EStt - 6 months ago 76

Python Question

I have a matrix of data ranging from 0 to 102, and when using imshow i'd like to have 0 displayed as burnt red, 1 displayed as yellow-green and every other value from 2 to 102 in a linear gradient from standard green to dark green.

So far I've tried using the colormap 'Greens' and replacing the first two values but I has inconsistent results and I don't know how to use only half of the colormap.

I've also tried to generate my own colormap using a colordict and then overriding the first two entries but it also has inconsitent results depending on the data submitted (for example 1 displaying as burnt red)

Answer

You could use `make_colormap`

to make a custom colormap:

```
mygreen = make_colormap([c('burnt red'),
c('yellow green'), idx[1], c('yellow green'),
(0,1,0), idx[2], (0,1,0), # RGB (0,1,0) is standard green?
c('dark green')])
```

The argument to

`make_colormap`

is a sequence of RGB values and floats.Every float is sandwiched between two RGB values.

The floats indicate locations (on a scale from 0.0 to 1.0) where the color map transitions from one RGB color to the next.

The first and last values in the sequence are the first and last colors in the color map.

```
import numpy as np
import matplotlib.colors as mcolors
import matplotlib.pyplot as plt
np.random.seed(2016)
def make_colormap(seq):
"""Return a LinearSegmentedColormap
seq: a sequence of floats and RGB-tuples.
- Every float is sandwiched between two RGB values.
- The floats indicate locations (on a scale from 0.0 to 1.0) where the
color map transitions from one RGB color to the next.
- The floats should be in increasing order
- The first and last values in the sequence are the first and last
colors in the color map.
http://stackoverflow.com/q/16834861/190597 (unutbu)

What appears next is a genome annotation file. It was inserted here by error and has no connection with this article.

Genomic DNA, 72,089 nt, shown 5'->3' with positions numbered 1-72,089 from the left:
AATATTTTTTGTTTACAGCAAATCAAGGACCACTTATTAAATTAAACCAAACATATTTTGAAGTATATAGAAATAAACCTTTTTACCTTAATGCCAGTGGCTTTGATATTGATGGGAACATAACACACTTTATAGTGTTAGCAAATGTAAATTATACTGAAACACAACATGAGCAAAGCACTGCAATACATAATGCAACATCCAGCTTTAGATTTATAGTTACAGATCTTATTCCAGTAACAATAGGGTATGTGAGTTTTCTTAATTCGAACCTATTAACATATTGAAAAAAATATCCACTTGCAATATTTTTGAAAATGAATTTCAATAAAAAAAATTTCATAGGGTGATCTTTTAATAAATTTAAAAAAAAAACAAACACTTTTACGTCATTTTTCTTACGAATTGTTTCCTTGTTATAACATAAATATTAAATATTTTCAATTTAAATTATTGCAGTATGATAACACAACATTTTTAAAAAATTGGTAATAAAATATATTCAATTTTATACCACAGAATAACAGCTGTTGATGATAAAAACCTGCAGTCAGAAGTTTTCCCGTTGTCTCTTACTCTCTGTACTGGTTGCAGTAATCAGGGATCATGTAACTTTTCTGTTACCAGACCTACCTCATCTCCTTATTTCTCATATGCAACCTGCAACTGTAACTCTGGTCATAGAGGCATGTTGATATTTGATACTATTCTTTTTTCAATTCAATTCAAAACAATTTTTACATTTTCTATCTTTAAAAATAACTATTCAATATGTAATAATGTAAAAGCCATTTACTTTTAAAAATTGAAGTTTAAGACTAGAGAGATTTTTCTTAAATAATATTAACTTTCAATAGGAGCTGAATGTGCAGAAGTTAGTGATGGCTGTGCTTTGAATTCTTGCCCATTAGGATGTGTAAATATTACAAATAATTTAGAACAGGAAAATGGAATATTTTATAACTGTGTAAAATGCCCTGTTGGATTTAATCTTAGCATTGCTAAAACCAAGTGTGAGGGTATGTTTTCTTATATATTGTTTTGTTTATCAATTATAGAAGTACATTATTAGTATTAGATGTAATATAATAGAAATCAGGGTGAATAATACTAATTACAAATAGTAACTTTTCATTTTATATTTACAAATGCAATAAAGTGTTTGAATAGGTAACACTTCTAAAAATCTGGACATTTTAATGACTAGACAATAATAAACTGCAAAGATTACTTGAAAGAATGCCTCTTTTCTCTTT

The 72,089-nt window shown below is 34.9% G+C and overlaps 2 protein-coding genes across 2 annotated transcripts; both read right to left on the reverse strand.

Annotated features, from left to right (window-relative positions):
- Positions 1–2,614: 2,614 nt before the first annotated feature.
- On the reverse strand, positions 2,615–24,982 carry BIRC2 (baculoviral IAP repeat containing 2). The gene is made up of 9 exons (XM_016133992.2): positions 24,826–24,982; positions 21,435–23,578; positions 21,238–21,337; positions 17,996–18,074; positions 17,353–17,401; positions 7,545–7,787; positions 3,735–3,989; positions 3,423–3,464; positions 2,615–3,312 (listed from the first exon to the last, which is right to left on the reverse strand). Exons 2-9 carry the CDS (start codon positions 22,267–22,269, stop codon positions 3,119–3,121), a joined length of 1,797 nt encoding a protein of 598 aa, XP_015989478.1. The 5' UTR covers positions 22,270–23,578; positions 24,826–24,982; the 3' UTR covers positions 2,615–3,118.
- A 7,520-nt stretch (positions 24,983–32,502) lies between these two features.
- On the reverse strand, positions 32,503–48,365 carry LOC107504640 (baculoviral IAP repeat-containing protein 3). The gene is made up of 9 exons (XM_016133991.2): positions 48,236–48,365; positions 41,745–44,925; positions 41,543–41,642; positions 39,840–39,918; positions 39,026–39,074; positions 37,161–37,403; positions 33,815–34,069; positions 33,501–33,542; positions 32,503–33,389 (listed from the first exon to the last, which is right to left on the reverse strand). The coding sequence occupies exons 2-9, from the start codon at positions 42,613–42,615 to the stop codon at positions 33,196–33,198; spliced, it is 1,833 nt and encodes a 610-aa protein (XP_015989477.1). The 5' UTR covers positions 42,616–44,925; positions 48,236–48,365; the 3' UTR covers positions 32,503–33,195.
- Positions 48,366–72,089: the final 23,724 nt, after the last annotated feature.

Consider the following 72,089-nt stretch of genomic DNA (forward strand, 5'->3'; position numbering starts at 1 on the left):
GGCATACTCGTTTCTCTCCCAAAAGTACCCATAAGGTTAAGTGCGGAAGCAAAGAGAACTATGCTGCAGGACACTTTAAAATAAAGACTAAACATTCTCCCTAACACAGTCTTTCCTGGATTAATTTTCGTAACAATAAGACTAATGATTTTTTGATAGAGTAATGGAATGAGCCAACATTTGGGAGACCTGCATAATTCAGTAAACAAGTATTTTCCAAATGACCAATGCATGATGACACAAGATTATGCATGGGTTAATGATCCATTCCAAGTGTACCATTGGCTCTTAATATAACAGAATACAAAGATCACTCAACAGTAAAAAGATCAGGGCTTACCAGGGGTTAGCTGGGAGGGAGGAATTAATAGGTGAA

"""
seq = [(None,) * 3, 0.0] + list(seq) + [1.0, (None,) * 3]
cdict = {'red': [], 'green': [], 'blue': []}
for i, item in enumerate(seq):
if isinstance(item, float):
r1, g1, b1 = seq[i - 1]
r2, g2, b2 = seq[i + 1]
cdict['red'].append([item, r1, r2])
cdict['green'].append([item, g1, g2])
cdict['blue'].append([item, b1, b2])
return mcolors.LinearSegmentedColormap('CustomMap', cdict)
# There are 103 integers from 0 to 102 (inclusive)
idx = np.linspace(0, 1, 103)
c = mcolors.ColorConverter().to_rgb
mygreen = make_colormap([c('burnt red'),
c('yellow green'), idx[1], c('yellow green'),
(0,1,0), idx[2], (0,1,0), # RGB (0,1,0) is standard green?
c('dark green')])
arr = np.random.randint(0, 103, size=(11, 11))
print(np.where(arr==0))
print(np.where(arr==1))
plt.imshow(arr, interpolation='nearest', cmap=mygreen, vmin=0, vmax=102)
plt.colorbar(ticks=list(range(0, 100, 10))+[102])
plt.show()
```

Another (probably better) option is to modify `arr`

to take advantage of matplotlib's
`cmap.set_under`

and `cmap.set_over`

methods. These colormap methods allow you to set a color for
all values that go under or over specified limits:

```
cmap = make_colormap([(0,1,0), c('dark green')])
cmap.set_under('burnt red')
cmap.set_over('yellow green')
```

Thus, in the special case where you have just two special colors, you could
modify `arr`

so 0 gets mapped to, say, a negative number, and 1 gets mapped to a
number larger than 100, and shift the rest of the numbers to range from 0 to
100:

```
arr -= 2
arr = np.where(arr==-1, 102, arr)
```

For example,

```
import numpy as np
import matplotlib.colors as mcolors
import matplotlib.pyplot as plt
np.random.seed(2016)
def make_colormap(seq):
"""Return a LinearSegmentedColormap
seq: a sequence of floats and RGB-tuples.
- Every float is sandwiched between two RGB values.
- The floats indicate locations (on a scale from 0.0 to 1.0) where the
color map transitions from one RGB color to the next.
- The floats should be in increasing order
- The first and last values in the sequence are the first and last
colors in color map.
http://stackoverflow.com/q/16834861/190597 (unutbu)
"""
seq = [(None,) * 3, 0.0] + list(seq) + [1.0, (None,) * 3]
cdict = {'red': [], 'green': [], 'blue': []}
for i, item in enumerate(seq):
if isinstance(item, float):
r1, g1, b1 = seq[i - 1]
r2, g2, b2 = seq[i + 1]
cdict['red'].append([item, r1, r2])
cdict['green'].append([item, g1, g2])
cdict['blue'].append([item, b1, b2])
return mcolors.LinearSegmentedColormap('CustomMap', cdict)
c = mcolors.ColorConverter().to_rgb
cmap = make_colormap([(0,1,0), c('dark green')])
cmap.set_under('burnt red')
cmap.set_over('yellow green')
arr = np.random.randint(0, 102, size=(11, 11))
# modify arr so that 0 is mapped to a negative number (-2) and 1 is mapped to a
# positive number greater than 100, (say, 102), and all other values are
# decreased by 2
arr -= 2
arr = np.where(arr==-1, 102, arr)
plt.imshow(arr, interpolation='nearest', cmap=cmap, vmin=0, vmax=100)
plt.colorbar(extend='both')
plt.show()
```

Source (Stackoverflow)

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